The push to convince consumers that the best way to protect wild fish is to eat farmed has gotten new life by a company called LoveTheWild.

The Boulder-Colorado based group launched its oven-ready, farmed fish meal kits in 2014 and just announced they will be available at Whole Foods stores nationwide next month.

Among their investors is actor Leonardo DiCaprio who claims that “the exploitation of our oceans has left many marine ecosystems on the brink of total collapse” and that LoveTheWild is “empowering people to take action on the crisis in a meaningful way.”

Michael Kohan, Seafood Technical Director for the Alaska Seafood Marketing Institute, disagrees.

There are some interesting perceptions in the consumer market on how decision making can apply to the production and management of our wild fisheries. That is very misconstrued and quite frankly, wrong.  Alaska’s fisheries support over 60,000 jobs that depend on the fisheries. So, we have a huge community of people who rely on consumers eating wild fish and make it their livelihood to put wild fish on the market for people to purchase. You support wild fish by eating wild fish.”

LoveTheWild omits the fact that many fish grown in packed net pens are routinely doused with additives, antibiotics and pesticides. Nor do they mention that meals and oils made from wild fish are used to feed farmed fish, thereby removing more from the ocean, not less.

And a study just published in  Science Daily says fish farming does little if anything, to conserve wild stocks.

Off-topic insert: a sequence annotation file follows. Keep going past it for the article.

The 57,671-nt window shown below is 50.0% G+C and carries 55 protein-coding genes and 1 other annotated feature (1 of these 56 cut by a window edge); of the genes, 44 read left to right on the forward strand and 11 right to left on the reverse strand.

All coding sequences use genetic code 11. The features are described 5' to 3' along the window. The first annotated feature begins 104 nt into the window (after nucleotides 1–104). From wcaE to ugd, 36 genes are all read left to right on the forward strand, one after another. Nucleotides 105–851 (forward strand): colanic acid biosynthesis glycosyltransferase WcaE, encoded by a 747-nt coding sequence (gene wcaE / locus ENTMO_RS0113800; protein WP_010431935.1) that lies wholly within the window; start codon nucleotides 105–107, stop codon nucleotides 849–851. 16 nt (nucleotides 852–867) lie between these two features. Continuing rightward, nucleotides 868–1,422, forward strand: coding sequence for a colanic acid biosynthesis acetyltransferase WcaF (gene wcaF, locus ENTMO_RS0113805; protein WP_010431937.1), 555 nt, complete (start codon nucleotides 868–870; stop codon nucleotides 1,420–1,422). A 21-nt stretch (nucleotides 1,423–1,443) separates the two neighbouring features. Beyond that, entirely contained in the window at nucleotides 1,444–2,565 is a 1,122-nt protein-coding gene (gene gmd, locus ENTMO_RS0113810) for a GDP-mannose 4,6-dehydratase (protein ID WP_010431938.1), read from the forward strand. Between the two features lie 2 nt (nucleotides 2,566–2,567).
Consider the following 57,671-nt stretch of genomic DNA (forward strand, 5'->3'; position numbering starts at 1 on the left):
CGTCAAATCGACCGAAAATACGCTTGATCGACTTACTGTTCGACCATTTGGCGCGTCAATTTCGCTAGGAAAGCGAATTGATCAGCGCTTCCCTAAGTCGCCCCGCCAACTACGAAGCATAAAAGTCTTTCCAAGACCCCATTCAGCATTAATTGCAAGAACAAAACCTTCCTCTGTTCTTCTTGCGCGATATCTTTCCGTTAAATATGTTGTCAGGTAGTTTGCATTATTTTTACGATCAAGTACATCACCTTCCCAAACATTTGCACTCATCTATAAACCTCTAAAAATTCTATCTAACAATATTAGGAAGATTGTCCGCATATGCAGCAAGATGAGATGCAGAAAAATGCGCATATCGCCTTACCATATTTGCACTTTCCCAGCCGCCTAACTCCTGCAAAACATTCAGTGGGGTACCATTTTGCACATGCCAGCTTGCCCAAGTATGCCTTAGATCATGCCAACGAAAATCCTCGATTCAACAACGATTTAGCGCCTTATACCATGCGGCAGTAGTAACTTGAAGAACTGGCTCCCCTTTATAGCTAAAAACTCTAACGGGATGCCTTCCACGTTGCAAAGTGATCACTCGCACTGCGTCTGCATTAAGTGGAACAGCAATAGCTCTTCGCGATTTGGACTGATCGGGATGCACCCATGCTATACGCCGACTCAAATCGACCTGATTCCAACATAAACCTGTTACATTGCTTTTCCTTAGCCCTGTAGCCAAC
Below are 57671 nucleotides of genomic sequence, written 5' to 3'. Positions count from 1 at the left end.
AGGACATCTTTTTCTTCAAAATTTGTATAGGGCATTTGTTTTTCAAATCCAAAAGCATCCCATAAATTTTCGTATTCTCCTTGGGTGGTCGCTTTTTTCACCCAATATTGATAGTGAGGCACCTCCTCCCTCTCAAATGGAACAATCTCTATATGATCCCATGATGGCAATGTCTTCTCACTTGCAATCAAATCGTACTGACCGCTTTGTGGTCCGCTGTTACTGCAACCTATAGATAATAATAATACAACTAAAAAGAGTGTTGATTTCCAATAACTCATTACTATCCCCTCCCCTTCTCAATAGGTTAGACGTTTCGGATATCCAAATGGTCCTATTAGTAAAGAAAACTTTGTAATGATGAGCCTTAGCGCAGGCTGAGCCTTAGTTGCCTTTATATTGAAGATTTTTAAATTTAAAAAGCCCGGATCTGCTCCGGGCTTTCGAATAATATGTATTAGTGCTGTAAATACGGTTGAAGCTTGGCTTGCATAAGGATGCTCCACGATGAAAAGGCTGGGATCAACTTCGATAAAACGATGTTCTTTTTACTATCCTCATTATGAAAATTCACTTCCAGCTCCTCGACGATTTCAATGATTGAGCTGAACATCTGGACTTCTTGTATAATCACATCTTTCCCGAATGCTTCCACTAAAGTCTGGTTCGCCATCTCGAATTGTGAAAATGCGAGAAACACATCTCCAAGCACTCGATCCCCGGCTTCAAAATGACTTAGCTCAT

Using historical data from the World Bank and the UN’s Food and Agriculture Organization from 1970 to 2014, scientists at the University of North Carolina concluded that the aquaculture industry has failed to reduce the pressure on the world’s fish stocks, nor has it advanced fishery conservation.

The study recommends that aquaculture should focus more on species lower in the food web, such as clams and other bivalves.

Meanwhile, LoveTheWild is touting its line of farmed trout, salmon and barramundi dishes.

Andy Wink, director of the Bristol Bay Regional Seafood Development Association says their farmed saves wild push is misplaced.

“Their heart might be in the right place but I don’t think they are thinking it through. If you’re worried about that, just buy fish from a sustainable fishery. That is the best way to support responsible management. Then with your purchase you’re voting with your dollar to support those who are doing things right.”